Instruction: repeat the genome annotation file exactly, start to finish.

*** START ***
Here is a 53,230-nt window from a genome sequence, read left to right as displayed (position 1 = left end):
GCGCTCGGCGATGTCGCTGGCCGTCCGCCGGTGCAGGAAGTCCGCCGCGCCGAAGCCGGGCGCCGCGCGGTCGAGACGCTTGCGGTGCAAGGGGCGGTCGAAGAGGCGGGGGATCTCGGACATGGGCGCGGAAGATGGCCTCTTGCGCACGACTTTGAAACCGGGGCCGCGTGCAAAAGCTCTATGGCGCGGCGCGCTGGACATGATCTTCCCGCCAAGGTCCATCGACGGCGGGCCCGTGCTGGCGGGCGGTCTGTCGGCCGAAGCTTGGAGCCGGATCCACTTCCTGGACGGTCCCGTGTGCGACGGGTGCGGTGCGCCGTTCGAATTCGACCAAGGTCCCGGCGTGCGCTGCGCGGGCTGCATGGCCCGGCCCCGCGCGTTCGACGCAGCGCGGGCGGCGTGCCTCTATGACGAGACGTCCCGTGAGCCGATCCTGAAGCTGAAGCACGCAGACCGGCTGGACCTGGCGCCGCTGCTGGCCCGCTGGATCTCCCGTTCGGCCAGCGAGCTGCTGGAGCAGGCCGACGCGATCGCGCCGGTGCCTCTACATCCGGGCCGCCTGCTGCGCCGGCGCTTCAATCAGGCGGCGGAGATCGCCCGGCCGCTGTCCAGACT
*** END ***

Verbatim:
Here is a 53,230-nt window from a genome sequence, read left to right as displayed (position 1 = left end):
GCGCTCGGCGATGTCGCTGGCCGTCCGCCGGTGCAGGAAGTCCGCCGCGCCGAAGCCGGGCGCCGCGCGGTCGAGACGCTTGCGGTGCAAGGGGCGGTCGAAGAGGCGGGGGATCTCGGACATGGGCGCGGAAGATGGCCTCTTGCGCACGACTTTGAAACCGGGGCCGCGTGCAAAAGCTCTATGGCGCGGCGCGCTGGACATGATCTTCCCGCCAAGGTCCATCGACGGCGGGCCCGTGCTGGCGGGCGGTCTGTCGGCCGAAGCTTGGAGCCGGATCCACTTCCTGGACGGTCCCGTGTGCGACGGGTGCGGTGCGCCGTTCGAATTCGACCAAGGTCCCGGCGTGCGCTGCGCGGGCTGCATGGCCCGGCCCCGCGCGTTCGACGCAGCGCGGGCGGCGTGCCTCTATGACGAGACGTCCCGTGAGCCGATCCTGAAGCTGAAGCACGCAGACCGGCTGGACCTGGCGCCGCTGCTGGCCCGCTGGATCTCCCGTTCGGCCAGCGAGCTGCTGGAGCAGGCCGACGCGATCGCGCCGGTGCCTCTACATCCGGGCCGCCTGCTGCGCCGGCGCTTCAATCAGGCGGCGGAGATCGCCCGGCCGCTGTCCAGACT